“I don’t do ill.” I don’t want to waste time; life is simply too full.
I know what you’re thinking, and no, gulping down green juices in swanky lycra leggings seven days a week does not, unfortunately save a person from being ill; it’s a part of life. As we’re in the thick of winter and the lurgy seems to be leaping from one person to another like the plagues in Egypt, I thought I’d talk about the importance of rest and recovery. I, too, have been victim to a virus in past weeks, and not one of those “man up and get on with it” viruses either, but one of those “sleep it out” viruses. Given that listening to my body isn’t exactly my forte, the recovery time for this virus was sheer torture.
However, to put a positive spin on a seemingly dire situation, taking a step back from it all has brought quite the revelation. Something I’ve learnt to accept is that any time, whether resting or exercising, is productive. The fact that the progress is not blindingly visible can lead us to believe that recuperation is a waste of time. Both, ultimately, take you closer to your goals. Whilst we are all aware of the benefits of exercise, it is during rest and recuperation that new cells are grown and we become stronger. Despite what we’d like to think, we are not invincible and we cannot keep going forever.
Relaxing is a concept I’m not very familiar with. I’m the kind of person who needs to be constantly doing something. Whether it be stretching during movie nights or walking up and down the stairs whilst brushing my teeth, just to up the elevation gain on my Garmin, I never really switch off. I guess society makes it very hard these days as well. We live in a world where infinite information bombards us, and can be accessed at a swipe and a tap. Phones giving us constant notifications and torrents of information as technology’s latest innovations lure us into addictive behaviours. Switching off – quite literally – is exceedingly challenging. But taking a step back from the busyness of life, once in a while, may just spark the lightbulb moment you await.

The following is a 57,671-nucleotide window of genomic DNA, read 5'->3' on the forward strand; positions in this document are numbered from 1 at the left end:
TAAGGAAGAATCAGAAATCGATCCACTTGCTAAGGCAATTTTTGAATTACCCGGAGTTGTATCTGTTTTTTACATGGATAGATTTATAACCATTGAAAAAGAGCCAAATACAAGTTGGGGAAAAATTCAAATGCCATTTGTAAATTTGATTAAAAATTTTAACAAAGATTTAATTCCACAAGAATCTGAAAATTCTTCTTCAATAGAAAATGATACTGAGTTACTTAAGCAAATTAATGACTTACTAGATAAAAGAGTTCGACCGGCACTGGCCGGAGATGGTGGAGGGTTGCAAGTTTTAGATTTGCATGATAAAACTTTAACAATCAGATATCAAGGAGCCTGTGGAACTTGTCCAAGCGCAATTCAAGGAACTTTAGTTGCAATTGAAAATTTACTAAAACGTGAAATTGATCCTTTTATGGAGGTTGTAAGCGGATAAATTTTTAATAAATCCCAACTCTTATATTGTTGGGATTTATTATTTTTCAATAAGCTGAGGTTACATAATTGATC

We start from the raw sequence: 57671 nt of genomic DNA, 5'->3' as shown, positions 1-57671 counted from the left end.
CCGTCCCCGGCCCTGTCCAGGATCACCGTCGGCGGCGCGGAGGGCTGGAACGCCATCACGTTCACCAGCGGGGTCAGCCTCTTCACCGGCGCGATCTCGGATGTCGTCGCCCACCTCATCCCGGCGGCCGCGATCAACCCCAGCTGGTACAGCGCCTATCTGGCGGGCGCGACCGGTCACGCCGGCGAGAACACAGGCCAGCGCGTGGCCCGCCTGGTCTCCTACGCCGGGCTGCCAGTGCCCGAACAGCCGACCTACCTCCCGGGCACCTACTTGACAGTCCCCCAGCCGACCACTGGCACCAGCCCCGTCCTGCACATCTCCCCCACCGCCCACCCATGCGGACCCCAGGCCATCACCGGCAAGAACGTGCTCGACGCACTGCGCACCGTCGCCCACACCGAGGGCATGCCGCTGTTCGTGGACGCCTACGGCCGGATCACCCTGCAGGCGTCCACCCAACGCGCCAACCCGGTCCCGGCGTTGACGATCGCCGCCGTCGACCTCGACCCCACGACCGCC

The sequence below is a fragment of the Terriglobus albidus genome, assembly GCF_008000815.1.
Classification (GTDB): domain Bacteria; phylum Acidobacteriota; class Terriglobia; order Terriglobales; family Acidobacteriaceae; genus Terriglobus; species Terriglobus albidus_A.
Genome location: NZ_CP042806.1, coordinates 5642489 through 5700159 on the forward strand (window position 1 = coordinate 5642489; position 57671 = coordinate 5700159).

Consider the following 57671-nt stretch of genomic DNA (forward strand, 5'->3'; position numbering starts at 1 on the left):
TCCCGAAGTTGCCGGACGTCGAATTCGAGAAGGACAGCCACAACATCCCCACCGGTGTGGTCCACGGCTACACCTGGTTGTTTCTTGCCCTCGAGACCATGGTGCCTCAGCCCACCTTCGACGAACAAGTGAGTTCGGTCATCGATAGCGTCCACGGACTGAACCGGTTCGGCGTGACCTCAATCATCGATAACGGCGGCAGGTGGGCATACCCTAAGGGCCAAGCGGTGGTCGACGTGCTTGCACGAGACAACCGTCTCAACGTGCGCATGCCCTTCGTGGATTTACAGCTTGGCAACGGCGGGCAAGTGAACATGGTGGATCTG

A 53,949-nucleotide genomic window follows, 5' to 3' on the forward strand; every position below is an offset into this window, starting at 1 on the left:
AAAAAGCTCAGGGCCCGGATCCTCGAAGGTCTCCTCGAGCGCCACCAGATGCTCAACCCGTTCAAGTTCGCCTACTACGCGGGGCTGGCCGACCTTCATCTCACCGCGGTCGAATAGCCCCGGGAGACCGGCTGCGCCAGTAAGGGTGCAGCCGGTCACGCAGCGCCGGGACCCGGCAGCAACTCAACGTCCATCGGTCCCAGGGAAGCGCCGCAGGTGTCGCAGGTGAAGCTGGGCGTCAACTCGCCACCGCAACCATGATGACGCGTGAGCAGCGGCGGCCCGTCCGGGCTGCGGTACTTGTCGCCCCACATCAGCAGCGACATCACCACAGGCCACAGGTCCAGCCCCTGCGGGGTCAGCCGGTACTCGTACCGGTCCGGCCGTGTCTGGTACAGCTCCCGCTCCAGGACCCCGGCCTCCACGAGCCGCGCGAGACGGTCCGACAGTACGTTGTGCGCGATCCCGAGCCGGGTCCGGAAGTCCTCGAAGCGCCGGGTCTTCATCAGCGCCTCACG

A strange concept amongst runners is recovery runs – slotted in-between harder routes, these are usually shorter distances run at a more chilled pace. “Isn’t every run a workout?” “Shouldn’t every run challenge you?” The idea of scheduling in so-called ‘recovery runs’ may seem quite frankly bizarre to some, and I hear you cry. To the brain, every run is positive, and during every run you must push hard to return home bragging about your speedy time, a new PB for instance. They run races on Sports Day, don’t they? And aren’t you meant to run fast? For most runs, yes, however pushing through the pain barrier on every single run will surely scrap you of every last ounce of energy. Your body needs catch-up time, time for muscles to recover before the next spurt of activity. This isn’t solely compatible to runners; it applies to all sports. Call yourself an athlete or not, in order to perform at your body’s peak, you need your rest time.
I think we could all do with taking a leaf from the babies’ book. What are they doing the majority of the time? Sleeping: the ultimate form of recovery, it’s when they do all their growing. I wrote a post explaining everything that happens in the body whilst we are asleep, which you can read via the link at the end of this post. To sum up, during sleep your body is flushed of toxins – that means goodbye virus – and cells are repaired. Think of it like taking the car in for a service. If you’re feeling a little under the weather, definitely turn in early. I’ve been tracking my sleep lately with my Garmin watch, it gives a breakdown of deep vs light sleep, which I have found really insightful. I know they usually recommend 8 hours a night, but for me, 10 hours a night with 3-4 hours deep sleep is necessary to feel fully rested.
To summarise: rest is good, having a bit of down-time every day is very helpful, going to bed early (without your phone) could be the best thing you do for yourself all day. I’ll admit, I’m still trying to get the knack of this ‘slow living’ lark, but I know my body certainly appreciates those quiet moments of R&R.
Related Post: “Sleep: Behind The Snores.”